With Validatum Pricing Espresso® we aim to bring you your regular pricing 'shot' - the best, most interesting, thought provoking and informative material we can find globally which will be of interest, relevance and help to you in your legal services pricing challenges. [Note: we don't always agree with the content of others that we post but the philosophy of Validatum Pricing Espresso® is shared perspectives, not a personal 'soap-box']
'Yes, we can do it for that price; 'What would you like me to leave out?'
"I am sick and tired of asking my external law firms for a garden shed and getting a bloody office tower and a bill to match!"
So opined [verbatim] a very frustrated FTSE 100 GC in a casual conversation with us recently.
Why this profound dissonance between expectation and reality? Why do lawyers keep delivering stuff the clients didn't ask for, don't want and won't pay for? Is it fair to characterise this behaviour as professional arrogance (‘…we know better than you’) and/or unprincipled and ill-considered up selling? Read more...
Political wrangling within law firms hitting client service, say general counsel
Survey of general counsel reveals service shortcomings of Big Law approach.
Inter-office rivalries and poor communication are hampering the ability of global law firms to provide a good standard of service, in-house lawyers report. Of 102 senior in-house lawyers surveyed by Legal Week Intelligence, 77% complained of poor communication between teams and 62% said relationships were blocked to preserve the income of particular partners. Read more...
For U.S. corporate legal departments, cost controls top wish list
Corporate legal departments want to use more technology and use it better in order to dampen costs. Making progress on those goals may take some time.
United States corporate legal departments — the empowered buyers in a prolonged soft market for law firm services — are reacting to a demanding environment by making changes and demands of their own.
A new report — the 2018 State of Corporate Law Departments — finds corporate counsel focused on innovation and business discipline in a effort to manage costs and leverage technology in order to realize greater efficiency, budget predictability, and value. Read more...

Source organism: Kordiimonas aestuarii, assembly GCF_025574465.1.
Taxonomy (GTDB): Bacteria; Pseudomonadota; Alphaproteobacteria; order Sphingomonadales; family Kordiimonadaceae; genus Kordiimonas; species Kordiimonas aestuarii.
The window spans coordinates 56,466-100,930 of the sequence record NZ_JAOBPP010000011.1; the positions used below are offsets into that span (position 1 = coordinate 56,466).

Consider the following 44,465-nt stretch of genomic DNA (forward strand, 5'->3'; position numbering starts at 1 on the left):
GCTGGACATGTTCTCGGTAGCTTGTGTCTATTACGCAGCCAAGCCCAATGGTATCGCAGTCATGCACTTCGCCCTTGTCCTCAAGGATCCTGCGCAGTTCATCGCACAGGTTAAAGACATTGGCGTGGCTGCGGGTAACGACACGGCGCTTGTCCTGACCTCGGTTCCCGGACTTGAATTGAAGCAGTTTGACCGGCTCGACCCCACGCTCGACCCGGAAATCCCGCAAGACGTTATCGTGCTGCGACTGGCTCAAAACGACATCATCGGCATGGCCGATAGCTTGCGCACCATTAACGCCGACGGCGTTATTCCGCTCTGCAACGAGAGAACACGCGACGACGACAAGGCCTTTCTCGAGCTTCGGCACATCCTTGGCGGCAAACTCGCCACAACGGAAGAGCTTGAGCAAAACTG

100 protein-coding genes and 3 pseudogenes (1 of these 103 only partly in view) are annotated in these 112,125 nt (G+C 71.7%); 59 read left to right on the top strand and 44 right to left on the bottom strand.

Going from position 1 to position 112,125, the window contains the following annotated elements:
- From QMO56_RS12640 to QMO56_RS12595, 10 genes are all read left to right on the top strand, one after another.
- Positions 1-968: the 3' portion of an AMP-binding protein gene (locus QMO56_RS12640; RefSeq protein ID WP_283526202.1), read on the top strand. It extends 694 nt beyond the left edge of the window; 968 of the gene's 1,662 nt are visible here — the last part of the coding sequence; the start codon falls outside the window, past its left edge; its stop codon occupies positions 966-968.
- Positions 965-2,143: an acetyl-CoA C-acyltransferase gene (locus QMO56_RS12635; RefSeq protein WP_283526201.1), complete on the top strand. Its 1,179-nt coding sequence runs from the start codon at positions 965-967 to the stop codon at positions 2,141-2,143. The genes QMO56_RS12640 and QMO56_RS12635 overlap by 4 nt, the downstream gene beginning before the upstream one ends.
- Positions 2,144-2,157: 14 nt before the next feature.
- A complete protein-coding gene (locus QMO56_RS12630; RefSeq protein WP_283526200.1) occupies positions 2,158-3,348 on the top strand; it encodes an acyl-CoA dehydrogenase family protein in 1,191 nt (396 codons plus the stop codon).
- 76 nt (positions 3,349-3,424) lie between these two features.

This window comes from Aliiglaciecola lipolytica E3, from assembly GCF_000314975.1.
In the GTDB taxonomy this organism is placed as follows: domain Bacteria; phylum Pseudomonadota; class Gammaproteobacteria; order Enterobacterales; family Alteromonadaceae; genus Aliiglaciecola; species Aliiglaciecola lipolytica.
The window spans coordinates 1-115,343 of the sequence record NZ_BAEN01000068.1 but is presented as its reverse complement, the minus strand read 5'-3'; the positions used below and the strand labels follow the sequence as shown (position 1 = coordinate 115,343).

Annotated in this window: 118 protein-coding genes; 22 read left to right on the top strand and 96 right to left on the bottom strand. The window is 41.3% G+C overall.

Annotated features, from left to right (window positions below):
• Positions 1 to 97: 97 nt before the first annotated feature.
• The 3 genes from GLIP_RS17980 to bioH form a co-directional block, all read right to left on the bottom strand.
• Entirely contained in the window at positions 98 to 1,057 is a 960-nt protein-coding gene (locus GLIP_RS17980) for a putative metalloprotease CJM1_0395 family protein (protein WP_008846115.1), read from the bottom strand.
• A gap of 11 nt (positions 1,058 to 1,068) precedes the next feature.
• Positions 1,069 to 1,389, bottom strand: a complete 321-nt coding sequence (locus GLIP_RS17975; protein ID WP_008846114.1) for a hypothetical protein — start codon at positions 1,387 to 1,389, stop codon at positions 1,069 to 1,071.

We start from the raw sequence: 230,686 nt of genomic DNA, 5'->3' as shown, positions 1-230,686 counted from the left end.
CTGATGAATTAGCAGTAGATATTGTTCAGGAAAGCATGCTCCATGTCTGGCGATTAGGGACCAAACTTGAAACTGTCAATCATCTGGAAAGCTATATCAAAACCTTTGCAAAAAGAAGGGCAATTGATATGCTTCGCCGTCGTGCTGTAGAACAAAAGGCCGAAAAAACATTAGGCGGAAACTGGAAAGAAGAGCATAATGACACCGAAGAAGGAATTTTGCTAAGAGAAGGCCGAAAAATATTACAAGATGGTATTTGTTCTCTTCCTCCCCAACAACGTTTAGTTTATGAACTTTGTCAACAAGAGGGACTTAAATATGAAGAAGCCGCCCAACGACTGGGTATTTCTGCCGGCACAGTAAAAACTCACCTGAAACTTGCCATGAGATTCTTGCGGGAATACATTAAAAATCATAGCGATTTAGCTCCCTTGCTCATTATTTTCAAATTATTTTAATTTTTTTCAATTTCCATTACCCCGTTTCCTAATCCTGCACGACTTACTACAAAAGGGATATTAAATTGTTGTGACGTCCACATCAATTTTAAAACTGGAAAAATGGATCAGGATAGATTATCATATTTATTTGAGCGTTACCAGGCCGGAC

Client Push Back + LegalTech Creating Perfect Storm, New Data Shows
A recent report by Thomson Reuters on corporate law departments shows that client push back and the increasing use of technology to drive efficiencies is creating a perfect storm for external legal firms.
The 2018 State of Corporate Legal Departments report, which was supported by legal operations group CLOC and also survey company Acritas, has plenty of interesting data. However, the one table that really caught Artificial Lawyer’s eye was the one below, which sets out changes in hourly rates for different fee earner groups at law firms. Read more...
What Do Most Law Firms Misunderstand About Clients?
What do most law firms misunderstand about their clients? The short answer is many important things.
For example, at a recent law firm retreat, I asked partners what their clients want most with respect to legal fees. The overwhelming response was the “lowest possible prices.” In fact, survey data shows that General Counsel are looking for fees that reflect efficiency, a greater understanding of the objectives of the matter and collaborative transparency. Only 10% of clients say they want the lowest possible price. Lawyers proposing legal fees to their clients must have a more nuanced understanding of this issue. Read more...
The big bang for alternative legal services providers
Will 2018 be the 'big-bang' year for the use of Alternative Legal Services providers, asks PwC's Peter Workman?
The current legal and regulatory environment is burdensome. General counsel and their legal teams are under ever increasing pressure to reduce legal spend whilst delivering more legal and regulatory compliance. These conflicting demands are unsustainable and 2018 could see the tipping point where GCs increasingly turn to alternative legal services delivery models in order to meet these demands. Read more...
Sorry Clients: Higher Law Firm Billing Rates Really Do Pay Off